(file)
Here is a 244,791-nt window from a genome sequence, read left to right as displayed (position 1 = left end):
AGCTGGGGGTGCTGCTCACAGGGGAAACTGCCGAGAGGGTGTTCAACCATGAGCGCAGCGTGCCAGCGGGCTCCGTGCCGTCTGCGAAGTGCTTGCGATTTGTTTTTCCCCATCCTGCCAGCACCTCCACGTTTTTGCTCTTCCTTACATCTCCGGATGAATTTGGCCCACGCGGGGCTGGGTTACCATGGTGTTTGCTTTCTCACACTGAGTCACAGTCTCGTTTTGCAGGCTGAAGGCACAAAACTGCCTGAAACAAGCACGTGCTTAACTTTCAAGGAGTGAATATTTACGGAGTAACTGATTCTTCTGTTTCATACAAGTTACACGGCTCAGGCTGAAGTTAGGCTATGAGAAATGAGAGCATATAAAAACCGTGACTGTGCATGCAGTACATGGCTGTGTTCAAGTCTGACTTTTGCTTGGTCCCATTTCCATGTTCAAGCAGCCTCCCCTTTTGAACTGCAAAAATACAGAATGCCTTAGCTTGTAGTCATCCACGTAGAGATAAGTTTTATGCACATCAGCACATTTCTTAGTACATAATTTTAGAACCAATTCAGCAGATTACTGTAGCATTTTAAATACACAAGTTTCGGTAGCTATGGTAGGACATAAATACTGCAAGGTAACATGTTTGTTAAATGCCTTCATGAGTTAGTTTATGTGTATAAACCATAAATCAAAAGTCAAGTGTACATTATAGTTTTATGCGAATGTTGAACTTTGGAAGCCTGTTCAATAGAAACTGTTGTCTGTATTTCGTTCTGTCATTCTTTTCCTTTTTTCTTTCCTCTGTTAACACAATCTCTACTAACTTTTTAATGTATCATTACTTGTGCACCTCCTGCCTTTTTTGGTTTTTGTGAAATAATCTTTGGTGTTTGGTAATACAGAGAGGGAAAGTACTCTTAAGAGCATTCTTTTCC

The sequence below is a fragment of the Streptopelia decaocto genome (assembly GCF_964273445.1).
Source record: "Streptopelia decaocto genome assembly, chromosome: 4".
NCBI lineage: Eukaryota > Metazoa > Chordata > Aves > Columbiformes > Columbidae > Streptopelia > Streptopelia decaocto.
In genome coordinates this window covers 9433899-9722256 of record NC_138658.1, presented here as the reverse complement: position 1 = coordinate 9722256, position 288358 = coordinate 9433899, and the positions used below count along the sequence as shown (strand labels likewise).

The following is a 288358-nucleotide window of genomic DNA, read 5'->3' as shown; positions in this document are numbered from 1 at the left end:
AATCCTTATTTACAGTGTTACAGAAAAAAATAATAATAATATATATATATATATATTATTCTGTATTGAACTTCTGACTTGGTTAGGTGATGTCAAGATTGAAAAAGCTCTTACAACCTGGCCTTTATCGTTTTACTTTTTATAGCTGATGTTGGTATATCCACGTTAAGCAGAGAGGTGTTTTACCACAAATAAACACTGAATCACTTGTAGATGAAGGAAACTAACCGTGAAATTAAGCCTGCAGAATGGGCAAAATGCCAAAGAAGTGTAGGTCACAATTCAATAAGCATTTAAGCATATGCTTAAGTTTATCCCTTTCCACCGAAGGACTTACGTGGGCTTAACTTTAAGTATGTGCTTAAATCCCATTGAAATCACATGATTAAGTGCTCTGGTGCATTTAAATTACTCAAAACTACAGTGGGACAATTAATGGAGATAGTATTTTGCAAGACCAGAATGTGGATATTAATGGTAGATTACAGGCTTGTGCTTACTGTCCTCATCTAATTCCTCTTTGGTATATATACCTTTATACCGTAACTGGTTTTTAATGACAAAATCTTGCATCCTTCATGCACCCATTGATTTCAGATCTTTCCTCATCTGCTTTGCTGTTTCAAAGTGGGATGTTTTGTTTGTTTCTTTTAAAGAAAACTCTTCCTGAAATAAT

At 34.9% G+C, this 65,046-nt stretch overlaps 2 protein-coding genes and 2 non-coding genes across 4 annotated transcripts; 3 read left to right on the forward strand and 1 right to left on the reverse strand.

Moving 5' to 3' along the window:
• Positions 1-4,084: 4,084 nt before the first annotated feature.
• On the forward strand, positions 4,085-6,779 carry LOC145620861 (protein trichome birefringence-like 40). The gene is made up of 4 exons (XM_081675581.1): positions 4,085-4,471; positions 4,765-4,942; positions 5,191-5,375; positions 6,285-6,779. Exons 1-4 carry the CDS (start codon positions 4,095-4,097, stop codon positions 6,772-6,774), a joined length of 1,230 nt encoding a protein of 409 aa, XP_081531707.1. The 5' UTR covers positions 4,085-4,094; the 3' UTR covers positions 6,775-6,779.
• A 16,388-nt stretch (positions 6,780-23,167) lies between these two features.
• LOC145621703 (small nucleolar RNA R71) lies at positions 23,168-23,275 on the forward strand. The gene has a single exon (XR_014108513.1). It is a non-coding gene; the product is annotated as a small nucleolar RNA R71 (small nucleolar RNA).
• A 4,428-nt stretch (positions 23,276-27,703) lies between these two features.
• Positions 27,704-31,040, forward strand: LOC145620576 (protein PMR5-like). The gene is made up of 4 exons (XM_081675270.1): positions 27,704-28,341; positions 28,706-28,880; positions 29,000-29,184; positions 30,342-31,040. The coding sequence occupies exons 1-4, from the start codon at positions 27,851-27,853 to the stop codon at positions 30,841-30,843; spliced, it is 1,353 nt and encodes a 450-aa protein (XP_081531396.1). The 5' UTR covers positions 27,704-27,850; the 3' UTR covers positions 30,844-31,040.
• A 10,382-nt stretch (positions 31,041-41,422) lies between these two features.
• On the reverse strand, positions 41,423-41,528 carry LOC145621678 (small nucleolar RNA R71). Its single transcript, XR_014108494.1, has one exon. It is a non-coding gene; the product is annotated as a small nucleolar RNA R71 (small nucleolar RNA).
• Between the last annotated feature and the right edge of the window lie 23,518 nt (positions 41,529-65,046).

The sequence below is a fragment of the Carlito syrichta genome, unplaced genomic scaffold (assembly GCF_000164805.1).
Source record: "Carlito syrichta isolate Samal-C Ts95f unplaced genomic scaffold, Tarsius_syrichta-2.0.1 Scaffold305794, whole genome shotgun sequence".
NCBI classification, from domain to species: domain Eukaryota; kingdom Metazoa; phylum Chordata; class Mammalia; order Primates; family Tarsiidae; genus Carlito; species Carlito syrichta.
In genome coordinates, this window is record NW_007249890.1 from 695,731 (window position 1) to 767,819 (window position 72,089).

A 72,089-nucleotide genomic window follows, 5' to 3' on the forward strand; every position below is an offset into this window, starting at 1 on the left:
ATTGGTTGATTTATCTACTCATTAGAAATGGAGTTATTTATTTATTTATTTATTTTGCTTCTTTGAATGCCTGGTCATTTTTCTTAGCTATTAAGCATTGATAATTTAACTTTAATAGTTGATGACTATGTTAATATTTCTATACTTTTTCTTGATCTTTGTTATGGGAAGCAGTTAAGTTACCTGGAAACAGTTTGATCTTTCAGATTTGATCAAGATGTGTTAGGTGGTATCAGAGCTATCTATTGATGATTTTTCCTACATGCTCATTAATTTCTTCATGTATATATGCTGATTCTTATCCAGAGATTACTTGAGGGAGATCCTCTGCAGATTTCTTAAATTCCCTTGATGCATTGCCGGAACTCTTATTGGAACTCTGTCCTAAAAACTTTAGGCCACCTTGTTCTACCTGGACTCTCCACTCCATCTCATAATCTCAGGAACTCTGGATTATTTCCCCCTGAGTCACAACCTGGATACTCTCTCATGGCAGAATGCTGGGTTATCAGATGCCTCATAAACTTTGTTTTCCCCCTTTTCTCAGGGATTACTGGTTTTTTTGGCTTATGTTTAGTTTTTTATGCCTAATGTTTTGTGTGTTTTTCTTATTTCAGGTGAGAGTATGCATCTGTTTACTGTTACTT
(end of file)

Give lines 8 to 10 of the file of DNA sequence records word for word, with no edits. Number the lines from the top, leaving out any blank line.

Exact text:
AATCCTTATTTACAGTGTTACAGAAAAAAATAATAATAATATATATATATATATATTATTCTGTATTGAACTTCTGACTTGGTTAGGTGATGTCAAGATTGAAAAAGCTCTTACAACCTGGCCTTTATCGTTTTACTTTTTATAGCTGATGTTGGTATATCCACGTTAAGCAGAGAGGTGTTTTACCACAAATAAACACTGAATCACTTGTAGATGAAGGAAACTAACCGTGAAATTAAGCCTGCAGAATGGGCAAAATGCCAAAGAAGTGTAGGTCACAATTCAATAAGCATTTAAGCATATGCTTAAGTTTATCCCTTTCCACCGAAGGACTTACGTGGGCTTAACTTTAAGTATGTGCTTAAATCCCATTGAAATCACATGATTAAGTGCTCTGGTGCATTTAAATTACTCAAAACTACAGTGGGACAATTAATGGAGATAGTATTTTGCAAGACCAGAATGTGGATATTAATGGTAGATTACAGGCTTGTGCTTACTGTCCTCATCTAATTCCTCTTTGGTATATATACCTTTATACCGTAACTGGTTTTTAATGACAAAATCTTGCATCCTTCATGCACCCATTGATTTCAGATCTTTCCTCATCTGCTTTGCTGTTTCAAAGTGGGATGTTTTGTTTGTTTCTTTTAAAGAAAACTCTTCCTGAAATAAT

At 34.9% G+C, this 65,046-nt stretch overlaps 2 protein-coding genes and 2 non-coding genes across 4 annotated transcripts; 3 read left to right on the forward strand and 1 right to left on the reverse strand.

Moving 5' to 3' along the window: